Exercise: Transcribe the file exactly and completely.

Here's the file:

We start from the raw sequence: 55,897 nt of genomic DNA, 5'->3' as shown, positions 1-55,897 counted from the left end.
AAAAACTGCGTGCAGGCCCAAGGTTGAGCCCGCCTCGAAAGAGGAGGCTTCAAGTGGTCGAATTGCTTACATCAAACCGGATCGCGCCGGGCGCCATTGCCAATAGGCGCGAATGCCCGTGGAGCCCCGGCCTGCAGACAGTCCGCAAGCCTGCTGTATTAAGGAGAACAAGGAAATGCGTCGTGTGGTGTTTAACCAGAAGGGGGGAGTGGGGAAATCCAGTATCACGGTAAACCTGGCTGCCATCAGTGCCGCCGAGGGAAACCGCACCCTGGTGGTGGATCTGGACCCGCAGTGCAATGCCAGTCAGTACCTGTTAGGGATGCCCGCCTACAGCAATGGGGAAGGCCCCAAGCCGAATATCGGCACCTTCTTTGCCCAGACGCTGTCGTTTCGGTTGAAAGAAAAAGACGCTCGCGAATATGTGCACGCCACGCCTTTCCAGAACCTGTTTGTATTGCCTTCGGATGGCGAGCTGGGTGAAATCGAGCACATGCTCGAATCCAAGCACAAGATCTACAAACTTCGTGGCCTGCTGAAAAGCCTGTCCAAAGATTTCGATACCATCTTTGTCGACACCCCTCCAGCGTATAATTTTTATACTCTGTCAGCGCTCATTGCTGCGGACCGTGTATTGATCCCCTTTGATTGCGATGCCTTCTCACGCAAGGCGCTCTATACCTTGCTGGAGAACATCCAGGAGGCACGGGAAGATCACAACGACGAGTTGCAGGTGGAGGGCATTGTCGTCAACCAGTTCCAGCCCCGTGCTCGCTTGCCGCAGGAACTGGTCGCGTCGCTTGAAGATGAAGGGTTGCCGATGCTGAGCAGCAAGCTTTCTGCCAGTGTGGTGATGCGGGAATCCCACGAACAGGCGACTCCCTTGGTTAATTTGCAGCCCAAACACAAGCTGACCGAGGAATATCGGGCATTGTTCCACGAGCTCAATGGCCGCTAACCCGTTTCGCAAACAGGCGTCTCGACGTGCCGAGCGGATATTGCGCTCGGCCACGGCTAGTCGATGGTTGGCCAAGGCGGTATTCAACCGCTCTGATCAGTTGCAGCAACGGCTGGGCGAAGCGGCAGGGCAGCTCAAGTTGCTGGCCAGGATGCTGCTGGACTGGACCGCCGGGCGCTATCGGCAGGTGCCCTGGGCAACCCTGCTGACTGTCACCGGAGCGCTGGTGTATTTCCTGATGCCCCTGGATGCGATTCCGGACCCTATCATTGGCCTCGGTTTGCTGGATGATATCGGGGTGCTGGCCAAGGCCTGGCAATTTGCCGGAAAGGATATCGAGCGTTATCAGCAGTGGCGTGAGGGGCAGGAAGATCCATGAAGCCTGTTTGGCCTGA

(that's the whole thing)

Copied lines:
We start from the raw sequence: 55,897 nt of genomic DNA, 5'->3' as shown, positions 1-55,897 counted from the left end.
AAAAACTGCGTGCAGGCCCAAGGTTGAGCCCGCCTCGAAAGAGGAGGCTTCAAGTGGTCGAATTGCTTACATCAAACCGGATCGCGCCGGGCGCCATTGCCAATAGGCGCGAATGCCCGTGGAGCCCCGGCCTGCAGACAGTCCGCAAGCCTGCTGTATTAAGGAGAACAAGGAAATGCGTCGTGTGGTGTTTAACCAGAAGGGGGGAGTGGGGAAATCCAGTATCACGGTAAACCTGGCTGCCATCAGTGCCGCCGAGGGAAACCGCACCCTGGTGGTGGATCTGGACCCGCAGTGCAATGCCAGTCAGTACCTGTTAGGGATGCCCGCCTACAGCAATGGGGAAGGCCCCAAGCCGAATATCGGCACCTTCTTTGCCCAGACGCTGTCGTTTCGGTTGAAAGAAAAAGACGCTCGCGAATATGTGCACGCCACGCCTTTCCAGAACCTGTTTGTATTGCCTTCGGATGGCGAGCTGGGTGAAATCGAGCACATGCTCGAATCCAAGCACAAGATCTACAAACTTCGTGGCCTGCTGAAAAGCCTGTCCAAAGATTTCGATACCATCTTTGTCGACACCCCTCCAGCGTATAATTTTTATACTCTGTCAGCGCTCATTGCTGCGGACCGTGTATTGATCCCCTTTGATTGCGATGCCTTCTCACGCAAGGCGCTCTATACCTTGCTGGAGAACATCCAGGAGGCACGGGAAGATCACAACGACGAGTTGCAGGTGGAGGGCATTGTCGTCAACCAGTTCCAGCCCCGTGCTCGCTTGCCGCAGGAACTGGTCGCGTCGCTTGAAGATGAAGGGTTGCCGATGCTGAGCAGCAAGCTTTCTGCCAGTGTGGTGATGCGGGAATCCCACGAACAGGCGACTCCCTTGGTTAATTTGCAGCCCAAACACAAGCTGACCGAGGAATATCGGGCATTGTTCCACGAGCTCAATGGCCGCTAACCCGTTTCGCAAACAGGCGTCTCGACGTGCCGAGCGGATATTGCGCTCGGCCACGGCTAGTCGATGGTTGGCCAAGGCGGTATTCAACCGCTCTGATCAGTTGCAGCAACGGCTGGGCGAAGCGGCAGGGCAGCTCAAGTTGCTGGCCAGGATGCTGCTGGACTGGACCGCCGGGCGCTATCGGCAGGTGCCCTGGGCAACCCTGCTGACTGTCACCGGAGCGCTGGTGTATTTCCTGATGCCCCTGGATGCGATTCCGGACCCTATCATTGGCCTCGGTTTGCTGGATGATATCGGGGTGCTGGCCAAGGCCTGGCAATTTGCCGGAAAGGATATCGAGCGTTATCAGCAGTGGCGTGAGGGGCAGGAAGATCCATGAAGCCTGTTTGGCCTGA